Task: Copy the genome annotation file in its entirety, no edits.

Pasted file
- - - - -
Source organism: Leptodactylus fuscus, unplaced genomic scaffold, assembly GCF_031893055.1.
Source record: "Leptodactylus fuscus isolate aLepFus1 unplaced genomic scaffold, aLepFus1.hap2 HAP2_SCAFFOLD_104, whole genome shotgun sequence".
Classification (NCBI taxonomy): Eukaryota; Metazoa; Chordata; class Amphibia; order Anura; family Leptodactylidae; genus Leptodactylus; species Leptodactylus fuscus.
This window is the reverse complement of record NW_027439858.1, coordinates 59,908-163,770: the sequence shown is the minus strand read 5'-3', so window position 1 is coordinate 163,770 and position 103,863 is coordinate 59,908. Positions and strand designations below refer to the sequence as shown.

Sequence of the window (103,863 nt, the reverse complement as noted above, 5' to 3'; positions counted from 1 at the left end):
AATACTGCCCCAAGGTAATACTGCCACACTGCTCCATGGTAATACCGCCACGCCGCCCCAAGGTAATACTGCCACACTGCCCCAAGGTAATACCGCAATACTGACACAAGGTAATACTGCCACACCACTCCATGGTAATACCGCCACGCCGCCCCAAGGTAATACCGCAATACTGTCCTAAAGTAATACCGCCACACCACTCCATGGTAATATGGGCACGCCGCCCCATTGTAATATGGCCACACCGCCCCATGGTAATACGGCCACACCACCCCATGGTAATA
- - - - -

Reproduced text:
Source organism: Leptodactylus fuscus, unplaced genomic scaffold, assembly GCF_031893055.1.
Source record: "Leptodactylus fuscus isolate aLepFus1 unplaced genomic scaffold, aLepFus1.hap2 HAP2_SCAFFOLD_104, whole genome shotgun sequence".
Classification (NCBI taxonomy): Eukaryota; Metazoa; Chordata; class Amphibia; order Anura; family Leptodactylidae; genus Leptodactylus; species Leptodactylus fuscus.
This window is the reverse complement of record NW_027439858.1, coordinates 59,908-163,770: the sequence shown is the minus strand read 5'-3', so window position 1 is coordinate 163,770 and position 103,863 is coordinate 59,908. Positions and strand designations below refer to the sequence as shown.

Sequence of the window (103,863 nt, the reverse complement as noted above, 5' to 3'; positions counted from 1 at the left end):
AATACTGCCCCAAGGTAATACTGCCACACTGCTCCATGGTAATACCGCCACGCCGCCCCAAGGTAATACTGCCACACTGCCCCAAGGTAATACCGCAATACTGACACAAGGTAATACTGCCACACCACTCCATGGTAATACCGCCACGCCGCCCCAAGGTAATACCGCAATACTGTCCTAAAGTAATACCGCCACACCACTCCATGGTAATATGGGCACGCCGCCCCATTGTAATATGGCCACACCGCCCCATGGTAATACGGCCACACCACCCCATGGTAATA